Old Empire Gladiator
It started as a fighting-fit, but stock 1,650cc Victory Hammer, and ended up as The Gladiator ready to do combat on the custom bike circuit. Come check out the story...
Many custom bike builders aspire to it. And many builders think they've got it. But relatively few actually have it. What are we talking about? The knack, that's what. Specifically, the knack of getting the poise, the proportions, the presence, and the particulars just right.
Old Empire Motorcycles (OEM), based in Diss, Suffolk, has that knack in spades, which isn't to say that this firm has become complacent and isn't constantly pushing at the boundaries of what is achievable and what can loosely be termed "good taste". But Alec Sharp, the driving heart of OEM, understands that there are times when you want to take a build right to the edge, and then pull back a smidgen to ensure that the bike not only looks right, but rides right. Some customs are for show. And some are for go. But at Old Empire, you can have both.
We haven't straddled this machine. But we've got no doubt that it's properly sorted in every department and will lay down more miles than we can conveniently count. And, we lurrrrve the look of this motorcycle, which is doubly interesting because we didn't even much like Victory Motorcycles when the bikes were launched. No special reason for that. They simply didn't appeal, maybe because they looked a little too refined. Too finished. Too complete.
But over the years they've grown on us, and over the past few days this one has grown on us too. What we like about it is pretty obvious. The way it sits. The long, lean lines of what is clearly a heavyweight bruiser. Those leather bags hung off the saddle. Those irregular stainless exhaust pipes. That cockpit screen and the double headlights. The curves of the tank. And the colour.
And those low 'bars too. With that pavement-hugging stance, those swooping handles put us in mind of the original Harley-Davidson Low Rider. We're talking about the hunkered-down-and-hanging-on-for-dear-life look (as opposed to the-swinging-from-a-tree-like-a-baboon-look).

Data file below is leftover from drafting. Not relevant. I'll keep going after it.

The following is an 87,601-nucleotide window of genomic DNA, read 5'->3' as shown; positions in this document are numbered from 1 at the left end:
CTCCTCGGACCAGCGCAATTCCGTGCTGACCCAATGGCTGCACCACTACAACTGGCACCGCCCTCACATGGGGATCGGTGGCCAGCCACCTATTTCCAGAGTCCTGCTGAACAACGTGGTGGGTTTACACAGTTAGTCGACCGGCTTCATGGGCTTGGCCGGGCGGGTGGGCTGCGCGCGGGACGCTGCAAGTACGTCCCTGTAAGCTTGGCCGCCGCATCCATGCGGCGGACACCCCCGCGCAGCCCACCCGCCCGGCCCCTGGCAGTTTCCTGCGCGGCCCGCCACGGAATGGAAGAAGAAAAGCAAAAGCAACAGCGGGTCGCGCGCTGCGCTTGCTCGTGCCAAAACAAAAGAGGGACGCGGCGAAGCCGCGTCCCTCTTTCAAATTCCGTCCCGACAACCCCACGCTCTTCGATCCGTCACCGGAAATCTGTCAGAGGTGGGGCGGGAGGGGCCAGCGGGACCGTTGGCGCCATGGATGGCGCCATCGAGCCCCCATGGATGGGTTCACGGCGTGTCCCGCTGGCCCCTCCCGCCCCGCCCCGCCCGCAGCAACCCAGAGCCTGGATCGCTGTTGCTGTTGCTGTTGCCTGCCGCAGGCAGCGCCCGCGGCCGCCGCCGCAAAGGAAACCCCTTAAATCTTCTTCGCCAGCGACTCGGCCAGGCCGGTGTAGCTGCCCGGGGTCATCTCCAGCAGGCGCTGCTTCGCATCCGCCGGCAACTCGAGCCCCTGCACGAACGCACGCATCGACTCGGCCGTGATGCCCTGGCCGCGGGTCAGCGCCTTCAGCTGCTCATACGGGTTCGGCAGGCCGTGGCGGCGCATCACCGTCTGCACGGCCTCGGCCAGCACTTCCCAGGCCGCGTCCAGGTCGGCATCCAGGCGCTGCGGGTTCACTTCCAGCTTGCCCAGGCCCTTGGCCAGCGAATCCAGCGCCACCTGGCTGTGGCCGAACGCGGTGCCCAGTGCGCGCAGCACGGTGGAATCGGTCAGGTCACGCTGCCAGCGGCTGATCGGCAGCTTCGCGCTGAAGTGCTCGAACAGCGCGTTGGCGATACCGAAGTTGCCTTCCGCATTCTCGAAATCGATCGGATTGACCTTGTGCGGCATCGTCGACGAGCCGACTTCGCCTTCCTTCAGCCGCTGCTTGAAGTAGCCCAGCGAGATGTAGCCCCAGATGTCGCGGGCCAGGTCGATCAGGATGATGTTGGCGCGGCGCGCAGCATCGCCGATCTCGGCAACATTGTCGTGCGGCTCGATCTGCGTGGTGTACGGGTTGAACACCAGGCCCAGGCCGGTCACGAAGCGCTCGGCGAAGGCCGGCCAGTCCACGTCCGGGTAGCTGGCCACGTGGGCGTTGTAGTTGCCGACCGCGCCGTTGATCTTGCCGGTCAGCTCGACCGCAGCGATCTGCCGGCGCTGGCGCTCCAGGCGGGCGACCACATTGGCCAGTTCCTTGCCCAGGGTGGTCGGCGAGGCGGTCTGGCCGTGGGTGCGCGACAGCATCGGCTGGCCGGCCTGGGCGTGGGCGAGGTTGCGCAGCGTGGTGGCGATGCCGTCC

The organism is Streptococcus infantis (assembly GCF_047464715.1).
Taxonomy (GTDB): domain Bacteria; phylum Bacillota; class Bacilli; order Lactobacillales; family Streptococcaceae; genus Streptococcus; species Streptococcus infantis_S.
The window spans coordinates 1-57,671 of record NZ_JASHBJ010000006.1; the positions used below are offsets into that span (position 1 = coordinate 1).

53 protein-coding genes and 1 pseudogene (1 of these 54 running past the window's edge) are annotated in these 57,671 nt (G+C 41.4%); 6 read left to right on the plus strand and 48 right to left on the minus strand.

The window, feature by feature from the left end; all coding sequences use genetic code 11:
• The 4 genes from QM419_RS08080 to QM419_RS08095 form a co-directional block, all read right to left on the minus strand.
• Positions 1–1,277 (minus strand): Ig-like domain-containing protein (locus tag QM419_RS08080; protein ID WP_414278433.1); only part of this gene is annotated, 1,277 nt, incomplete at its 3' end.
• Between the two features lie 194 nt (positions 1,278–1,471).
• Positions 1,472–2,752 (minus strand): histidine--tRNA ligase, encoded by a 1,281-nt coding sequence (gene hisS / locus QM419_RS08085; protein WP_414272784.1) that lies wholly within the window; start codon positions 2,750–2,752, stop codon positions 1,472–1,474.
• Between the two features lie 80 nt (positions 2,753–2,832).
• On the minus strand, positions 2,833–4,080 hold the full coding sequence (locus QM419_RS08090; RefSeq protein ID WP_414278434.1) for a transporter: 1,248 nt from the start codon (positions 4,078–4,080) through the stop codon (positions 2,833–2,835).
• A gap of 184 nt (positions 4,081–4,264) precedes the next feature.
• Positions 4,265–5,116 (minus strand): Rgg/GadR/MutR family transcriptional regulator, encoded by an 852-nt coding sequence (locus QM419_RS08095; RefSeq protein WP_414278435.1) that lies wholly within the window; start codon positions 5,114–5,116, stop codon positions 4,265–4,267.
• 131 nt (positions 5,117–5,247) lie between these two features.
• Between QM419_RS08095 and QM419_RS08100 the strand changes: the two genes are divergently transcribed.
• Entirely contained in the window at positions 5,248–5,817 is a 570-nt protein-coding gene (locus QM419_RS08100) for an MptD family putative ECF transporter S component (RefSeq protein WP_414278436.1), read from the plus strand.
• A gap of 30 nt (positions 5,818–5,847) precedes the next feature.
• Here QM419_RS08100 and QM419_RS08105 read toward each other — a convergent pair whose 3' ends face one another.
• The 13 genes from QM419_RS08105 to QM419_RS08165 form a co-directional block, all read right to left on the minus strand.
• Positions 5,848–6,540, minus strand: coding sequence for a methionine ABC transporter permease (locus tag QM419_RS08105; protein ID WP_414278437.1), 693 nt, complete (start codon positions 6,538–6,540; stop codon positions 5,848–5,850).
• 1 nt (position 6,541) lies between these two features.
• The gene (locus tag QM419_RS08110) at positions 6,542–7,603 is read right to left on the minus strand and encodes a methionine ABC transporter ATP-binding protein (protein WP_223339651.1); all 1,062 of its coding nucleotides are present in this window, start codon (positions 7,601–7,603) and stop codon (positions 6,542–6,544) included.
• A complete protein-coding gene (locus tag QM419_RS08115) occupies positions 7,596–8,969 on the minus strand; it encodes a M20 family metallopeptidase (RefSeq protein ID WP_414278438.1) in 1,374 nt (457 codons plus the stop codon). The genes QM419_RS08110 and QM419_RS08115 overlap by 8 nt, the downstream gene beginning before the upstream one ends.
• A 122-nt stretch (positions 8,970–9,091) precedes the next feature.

And there are faint echoes of the Yamaha XS1100 Midnight Special. But this is something else. Something unique. And we're going to let Alec Sharp himself tell the tale in his own way. So gather round the fire, pilgrims...
Based on a 1650cc Victory Hammer, the Gladiator is designed to have the aesthetics of a hardened street custom, but with all the usability of a long distance tourer. Careful trimming of excess bodywork, reshaping the tank, and in general creating a more aggressive feel using the stock frame was the key to transforming this build.
A build can develop in a couple of ways. Sometimes everything falls into place naturally as the work progresses, and without wanting to sound overly arty, the bike kind of builds itself. However there are other times when our bikes take a little more deep thought in making sure everything comes together correctly, especially when based upon a predetermined concept. It's one thing drawing something in pencil, and something else entirely making it work.
The Gladiator was actually our first commission based on a concept drawing that we do alongside our very talented artist Martin Squires. We’ve learned a considerable amount since then, and it's amazing to think that we have finally managed to create something ride-able and useable from those early scribblings.